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Old 05-08-2007, 09:25 AM   #1
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Testing Drains


I roughing in drains to a new construction basement project. Is there a method to test the drains? The toilet flanges have plugs installed in them and I'm not sure as to wether or how to test the drains. I'm following the IRC book, but it's a little vague on things. bjr23

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Old 05-08-2007, 09:48 AM   #2
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Testing Drains


one way is to pull a long water hose onto the drain and turn on the water... you need to remove the cover of the toilet drain of course....

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Old 05-08-2007, 10:34 AM   #3
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Testing Drains


Pressure test them? Yea, they make plugs for all points (vents, main stack, etc) as well as a pressure gauge and fill point. I have never bothered because working with PVC is so easy.
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Old 05-08-2007, 02:20 PM   #4
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Testing Drains


You test all new drains, thru roof vent or to the point it connects to exitsting vent, test from take off for new drains using a test tee, then use a cherney test ball in the test tee filled with air, after that fill lines with water.
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Old 05-08-2007, 02:24 PM   #5
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gee, didn't know or didn't understand it's that complicated to do the test... all I did in mine is use the water hose method and assuming vent are all working...... didn't know it has those test balls...etc...
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Old 05-08-2007, 02:28 PM   #6
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Testing Drains


Thats why we do four years of school. This test is required when new plumbing goes in and needs to pass an inspection.
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Old 05-08-2007, 09:48 PM   #7
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Originally Posted by KUI****G View Post
gee, didn't know or didn't understand it's that complicated to do the test... all I did in mine is use the water hose method and assuming vent are all working...... didn't know it has those test balls...etc...
All the PVC is supposed to be pressure tested (5lbs for 15 minutes) to make sure nothing's been missed - such as unglued joints.
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Old 05-09-2007, 08:49 AM   #8
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I used my wash machine for three months on the plumbing I installed and no problem... they are ABS types... well for residential rough in... that probably extremely low chance of anything missed glued as they are underneath the concrete anyway... thanks for the knowledge though...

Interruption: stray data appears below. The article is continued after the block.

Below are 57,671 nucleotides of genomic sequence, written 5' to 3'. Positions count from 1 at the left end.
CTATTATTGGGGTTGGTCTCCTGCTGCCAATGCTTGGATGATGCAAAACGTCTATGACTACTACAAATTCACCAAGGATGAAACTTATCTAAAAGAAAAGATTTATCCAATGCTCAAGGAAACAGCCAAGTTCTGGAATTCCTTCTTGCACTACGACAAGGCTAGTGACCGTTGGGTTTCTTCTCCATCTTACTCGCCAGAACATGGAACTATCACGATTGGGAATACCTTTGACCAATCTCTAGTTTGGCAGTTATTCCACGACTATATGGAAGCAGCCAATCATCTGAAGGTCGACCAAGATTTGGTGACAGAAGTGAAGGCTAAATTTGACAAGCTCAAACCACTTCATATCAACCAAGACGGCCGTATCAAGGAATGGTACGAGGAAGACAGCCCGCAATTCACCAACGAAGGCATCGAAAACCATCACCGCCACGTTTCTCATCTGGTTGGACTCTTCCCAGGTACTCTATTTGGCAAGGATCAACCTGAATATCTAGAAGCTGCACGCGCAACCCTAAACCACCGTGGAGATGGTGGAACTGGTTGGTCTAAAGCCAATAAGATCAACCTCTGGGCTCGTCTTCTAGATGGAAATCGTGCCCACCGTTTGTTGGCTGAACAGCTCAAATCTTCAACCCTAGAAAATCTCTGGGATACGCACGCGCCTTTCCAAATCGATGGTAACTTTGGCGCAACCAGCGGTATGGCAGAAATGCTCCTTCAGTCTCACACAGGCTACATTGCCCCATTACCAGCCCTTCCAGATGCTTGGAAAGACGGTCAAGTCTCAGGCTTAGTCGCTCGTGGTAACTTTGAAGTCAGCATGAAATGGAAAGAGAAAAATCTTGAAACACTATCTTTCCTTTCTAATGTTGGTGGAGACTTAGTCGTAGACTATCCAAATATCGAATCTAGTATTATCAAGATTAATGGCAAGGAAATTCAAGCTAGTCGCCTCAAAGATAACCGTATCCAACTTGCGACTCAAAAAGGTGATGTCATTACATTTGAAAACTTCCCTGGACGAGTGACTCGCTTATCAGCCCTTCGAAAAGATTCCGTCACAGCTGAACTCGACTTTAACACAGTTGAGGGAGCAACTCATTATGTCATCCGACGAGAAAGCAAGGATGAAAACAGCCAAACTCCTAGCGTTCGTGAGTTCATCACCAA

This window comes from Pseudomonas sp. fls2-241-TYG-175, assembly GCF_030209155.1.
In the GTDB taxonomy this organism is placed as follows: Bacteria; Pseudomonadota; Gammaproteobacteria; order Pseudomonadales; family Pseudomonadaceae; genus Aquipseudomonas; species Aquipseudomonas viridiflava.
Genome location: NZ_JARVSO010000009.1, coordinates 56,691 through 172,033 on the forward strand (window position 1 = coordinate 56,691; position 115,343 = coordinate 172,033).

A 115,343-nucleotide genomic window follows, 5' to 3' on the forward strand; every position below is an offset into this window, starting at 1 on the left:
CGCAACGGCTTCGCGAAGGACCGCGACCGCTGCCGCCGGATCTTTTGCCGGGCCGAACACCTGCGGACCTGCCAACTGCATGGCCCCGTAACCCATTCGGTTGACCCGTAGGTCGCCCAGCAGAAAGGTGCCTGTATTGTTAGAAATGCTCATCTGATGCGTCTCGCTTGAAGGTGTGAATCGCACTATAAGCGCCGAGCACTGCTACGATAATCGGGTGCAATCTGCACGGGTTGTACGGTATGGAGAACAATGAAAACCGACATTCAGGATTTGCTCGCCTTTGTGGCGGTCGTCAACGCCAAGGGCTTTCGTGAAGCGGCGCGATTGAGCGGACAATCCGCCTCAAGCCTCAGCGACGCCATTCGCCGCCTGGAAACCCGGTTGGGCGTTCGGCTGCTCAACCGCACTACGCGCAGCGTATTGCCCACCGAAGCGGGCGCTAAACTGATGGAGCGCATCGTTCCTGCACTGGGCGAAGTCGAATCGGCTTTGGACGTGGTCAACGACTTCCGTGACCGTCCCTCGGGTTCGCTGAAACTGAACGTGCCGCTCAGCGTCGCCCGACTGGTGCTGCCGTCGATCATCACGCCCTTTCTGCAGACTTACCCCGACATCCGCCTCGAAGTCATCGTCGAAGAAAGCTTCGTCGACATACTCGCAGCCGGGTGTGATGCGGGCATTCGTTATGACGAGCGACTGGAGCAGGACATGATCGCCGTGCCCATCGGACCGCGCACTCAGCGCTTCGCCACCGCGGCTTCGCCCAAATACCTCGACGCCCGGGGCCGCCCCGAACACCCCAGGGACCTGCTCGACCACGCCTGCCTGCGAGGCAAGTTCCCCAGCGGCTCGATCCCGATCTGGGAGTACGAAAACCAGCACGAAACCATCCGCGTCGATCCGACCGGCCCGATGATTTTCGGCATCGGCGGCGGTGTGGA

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Old 05-09-2007, 08:54 AM   #9
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I used my wash machine for three months on the plumbing I installed and no problem... they are ABS types... well for residential rough in... that probably extremely low chance of anything missed glued as they are underneath the concrete anyway... thanks for the knowledge though...
I don't know, I recently removed a partition wall in my basement... a stud fell on my shoulder as I was removing it. It had never been nailed in. All the others were toenailed but this guy was just sitting in place, tightly fit, but all it took were some hammer vibration and it nearly cranked me in the skull... somone forgot to nail it in, I guess you could forget anything. Especially pvc pipe where so much is dryfit and glued in sequence, its very possible.
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Old 05-09-2007, 08:57 AM   #10
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Testing Drains


well I then consider myself lucky and/or keep my finger cross no future issues/problems....
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Old 05-09-2007, 12:30 PM   #11
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I don't know, I recently removed a partition wall in my basement... a stud fell on my shoulder as I was removing it. It had never been nailed in. All the others were toenailed but this guy was just sitting in place, tightly fit, but all it took were some hammer vibration and it nearly cranked me in the skull... somone forgot to nail it in, I guess you could forget anything. Especially pvc pipe where so much is dryfit and glued in sequence, its very possible.
Another facet to this is a lot of localities require purple primer to be used on PVC, as a quick visual inspection that joints have been glued.

Obviously it doesnt' take a genius to figure out how that doesnt' have a 100% guarantee either.

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